September 22, 2015

Learn about Leukemia

Leukemia is a cancer of your white blood cells. It develops in your bone marrow and spreads into your blood and other organs. More than 65 percent of people diagnosed with leukemia are over 55. However, it is also the most common cancer in children and teens.

Are there different types of leukemia?

Leukemia may be acute or chronic. Acute leukemia gets worse very fast and may make you feel sick right away. Chronic leukemia gets worse slowly and may not cause symptoms for years. Here are the most common forms of leukemia:

  • Acute lymphocytic leukemia (ALL) is the most common type of leukemia in young children. ALL also affect adults, especially those aged 65 and older.
  • Acute myeloid leukemia (AML) occurs in both adults and children.
  • Chronic lymphocytic leukemia (CLL) most often affects adults over the age of 55. CLL occurs in younger adults, but it almost never affects children.
  • Chronic myeloid leukemia (CML) occurs mainly in adults. A very small number of children also develop CML.

Learn out more about the different types of leukemia.

What are the early signs of leukemia?

  • Fever, chills and other flu-like symptoms
  • Weakness and fatigue
  • Frequent infections
  • Loss of appetite
  • Weight loss
  • Swollen or tender lymph nodes, liver or spleen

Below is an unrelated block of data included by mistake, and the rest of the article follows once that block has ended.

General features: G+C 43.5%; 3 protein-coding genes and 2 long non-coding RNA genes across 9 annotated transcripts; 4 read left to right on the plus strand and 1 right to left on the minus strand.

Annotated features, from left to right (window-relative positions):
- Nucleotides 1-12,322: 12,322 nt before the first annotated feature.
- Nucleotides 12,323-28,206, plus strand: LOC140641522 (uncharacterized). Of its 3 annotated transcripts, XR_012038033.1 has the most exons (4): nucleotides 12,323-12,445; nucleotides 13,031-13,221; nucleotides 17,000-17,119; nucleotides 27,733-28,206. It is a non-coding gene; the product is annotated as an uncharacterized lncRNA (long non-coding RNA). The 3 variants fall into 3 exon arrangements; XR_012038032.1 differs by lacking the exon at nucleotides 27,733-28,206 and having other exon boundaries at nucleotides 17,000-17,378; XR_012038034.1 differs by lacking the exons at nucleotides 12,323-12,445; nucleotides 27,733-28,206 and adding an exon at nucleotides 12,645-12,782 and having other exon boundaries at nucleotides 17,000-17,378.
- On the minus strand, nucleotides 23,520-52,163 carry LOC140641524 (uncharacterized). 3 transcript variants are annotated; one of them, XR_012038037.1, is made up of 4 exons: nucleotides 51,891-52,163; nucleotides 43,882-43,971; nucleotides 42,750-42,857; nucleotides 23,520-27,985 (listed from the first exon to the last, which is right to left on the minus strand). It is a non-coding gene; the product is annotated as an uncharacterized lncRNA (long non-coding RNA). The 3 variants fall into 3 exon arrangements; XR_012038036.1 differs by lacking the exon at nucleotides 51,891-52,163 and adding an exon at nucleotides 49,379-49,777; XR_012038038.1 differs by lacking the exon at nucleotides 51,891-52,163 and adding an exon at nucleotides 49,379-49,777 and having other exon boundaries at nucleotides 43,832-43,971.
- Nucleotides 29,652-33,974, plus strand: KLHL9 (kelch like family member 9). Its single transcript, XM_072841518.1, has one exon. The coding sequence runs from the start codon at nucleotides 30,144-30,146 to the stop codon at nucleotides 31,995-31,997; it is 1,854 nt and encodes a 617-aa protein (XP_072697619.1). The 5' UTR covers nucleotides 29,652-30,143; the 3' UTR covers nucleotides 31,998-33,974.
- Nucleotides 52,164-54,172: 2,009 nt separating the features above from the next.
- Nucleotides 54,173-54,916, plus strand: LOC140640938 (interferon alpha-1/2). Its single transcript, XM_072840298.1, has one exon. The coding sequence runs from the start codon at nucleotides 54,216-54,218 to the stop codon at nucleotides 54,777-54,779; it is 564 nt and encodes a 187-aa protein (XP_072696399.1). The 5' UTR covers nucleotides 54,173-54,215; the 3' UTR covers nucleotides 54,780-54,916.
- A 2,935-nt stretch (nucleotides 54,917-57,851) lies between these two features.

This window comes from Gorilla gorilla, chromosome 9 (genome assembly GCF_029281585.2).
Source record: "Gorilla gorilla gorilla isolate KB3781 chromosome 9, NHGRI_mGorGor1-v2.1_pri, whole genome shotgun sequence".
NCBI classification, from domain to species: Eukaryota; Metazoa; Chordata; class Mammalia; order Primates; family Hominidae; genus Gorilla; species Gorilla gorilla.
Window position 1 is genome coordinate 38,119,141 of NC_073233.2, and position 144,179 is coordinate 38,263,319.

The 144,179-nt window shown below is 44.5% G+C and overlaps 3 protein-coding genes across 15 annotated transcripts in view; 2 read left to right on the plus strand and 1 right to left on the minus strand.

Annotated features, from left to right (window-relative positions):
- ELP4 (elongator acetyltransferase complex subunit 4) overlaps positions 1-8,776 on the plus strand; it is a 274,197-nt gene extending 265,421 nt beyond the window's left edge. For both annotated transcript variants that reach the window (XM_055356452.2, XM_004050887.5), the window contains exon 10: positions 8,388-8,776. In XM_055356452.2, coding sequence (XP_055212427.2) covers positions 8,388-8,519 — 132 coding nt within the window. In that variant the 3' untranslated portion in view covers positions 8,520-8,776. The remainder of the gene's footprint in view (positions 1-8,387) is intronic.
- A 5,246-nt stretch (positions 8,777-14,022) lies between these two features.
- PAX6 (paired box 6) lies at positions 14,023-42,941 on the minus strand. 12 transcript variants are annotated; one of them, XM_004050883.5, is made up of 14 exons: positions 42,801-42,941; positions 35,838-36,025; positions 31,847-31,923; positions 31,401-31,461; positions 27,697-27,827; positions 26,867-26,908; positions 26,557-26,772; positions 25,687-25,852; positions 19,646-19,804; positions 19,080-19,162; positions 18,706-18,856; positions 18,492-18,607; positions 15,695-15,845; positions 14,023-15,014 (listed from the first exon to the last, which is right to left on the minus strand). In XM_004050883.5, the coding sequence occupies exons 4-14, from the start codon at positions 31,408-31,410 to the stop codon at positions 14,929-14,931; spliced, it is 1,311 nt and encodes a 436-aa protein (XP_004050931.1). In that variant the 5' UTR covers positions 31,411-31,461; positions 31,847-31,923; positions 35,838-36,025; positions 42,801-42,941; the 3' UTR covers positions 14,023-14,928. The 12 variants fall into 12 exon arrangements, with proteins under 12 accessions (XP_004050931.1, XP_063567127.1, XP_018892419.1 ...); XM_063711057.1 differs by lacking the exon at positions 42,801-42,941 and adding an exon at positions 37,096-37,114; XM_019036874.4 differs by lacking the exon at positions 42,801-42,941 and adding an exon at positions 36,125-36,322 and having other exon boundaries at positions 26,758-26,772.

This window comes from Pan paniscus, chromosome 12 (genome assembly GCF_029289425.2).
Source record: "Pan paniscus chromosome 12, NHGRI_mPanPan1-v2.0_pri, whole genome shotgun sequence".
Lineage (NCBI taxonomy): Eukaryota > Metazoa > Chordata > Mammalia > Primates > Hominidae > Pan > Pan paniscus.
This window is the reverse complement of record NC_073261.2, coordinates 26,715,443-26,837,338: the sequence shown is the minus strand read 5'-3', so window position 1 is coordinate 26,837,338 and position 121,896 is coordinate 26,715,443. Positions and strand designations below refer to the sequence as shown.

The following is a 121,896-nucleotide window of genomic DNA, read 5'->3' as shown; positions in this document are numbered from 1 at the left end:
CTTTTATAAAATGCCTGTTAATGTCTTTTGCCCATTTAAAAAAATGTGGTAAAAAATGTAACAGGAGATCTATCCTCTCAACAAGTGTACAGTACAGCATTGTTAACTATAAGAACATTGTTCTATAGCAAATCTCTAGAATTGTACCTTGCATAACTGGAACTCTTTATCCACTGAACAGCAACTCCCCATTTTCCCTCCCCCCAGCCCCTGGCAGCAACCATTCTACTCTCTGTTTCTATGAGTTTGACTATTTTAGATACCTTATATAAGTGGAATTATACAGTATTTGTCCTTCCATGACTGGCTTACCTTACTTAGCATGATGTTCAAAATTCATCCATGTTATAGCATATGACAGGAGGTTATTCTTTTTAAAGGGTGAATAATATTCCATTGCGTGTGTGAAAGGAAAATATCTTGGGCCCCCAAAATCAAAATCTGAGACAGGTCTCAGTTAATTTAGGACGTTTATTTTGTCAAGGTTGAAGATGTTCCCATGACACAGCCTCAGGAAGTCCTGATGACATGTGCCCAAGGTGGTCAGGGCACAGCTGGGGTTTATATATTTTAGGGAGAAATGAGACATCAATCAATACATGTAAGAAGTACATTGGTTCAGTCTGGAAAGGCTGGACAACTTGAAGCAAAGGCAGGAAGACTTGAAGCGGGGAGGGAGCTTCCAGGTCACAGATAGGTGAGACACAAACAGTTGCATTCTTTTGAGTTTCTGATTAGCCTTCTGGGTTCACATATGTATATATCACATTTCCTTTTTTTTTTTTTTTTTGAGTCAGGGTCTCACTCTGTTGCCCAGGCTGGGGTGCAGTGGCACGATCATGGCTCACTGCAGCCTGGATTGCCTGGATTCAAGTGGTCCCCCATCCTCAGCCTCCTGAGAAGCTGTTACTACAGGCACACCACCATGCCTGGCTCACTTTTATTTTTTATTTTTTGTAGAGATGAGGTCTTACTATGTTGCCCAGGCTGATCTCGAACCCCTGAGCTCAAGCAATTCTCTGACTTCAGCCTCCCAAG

• Easy bleeding or bruising
  • Tiny red spots under the skin
  • Swollen or bleeding gums
  • Sweating, especially at night
  • Bone or joint pain
  • Anemia

Are you at risk?

Factors that may increase your risk of developing some types of leukemia include:

  • Previous cancer treatment. If you have had certain types of chemotherapy and radiation therapy for other cancers, you have an increased risk of developing certain types of leukemia.
  • Genetic disorders. Certain genetic disorders, such as Down syndrome, are associated with an increased risk for leukemia.
  • Exposure to certain chemicals, such as benzene and formaldehyde increases your risk for AML.
  • Smoking cigarettes can increase your risk of AML.
  • Being middle-aged or older, male and white increases your risk for CLL.
  • A family history of leukemia. If members of your family have been diagnosed with leukemia, your risk for CLL may be increased.

Learn about Baptist Health Cancer Services.


Learn More.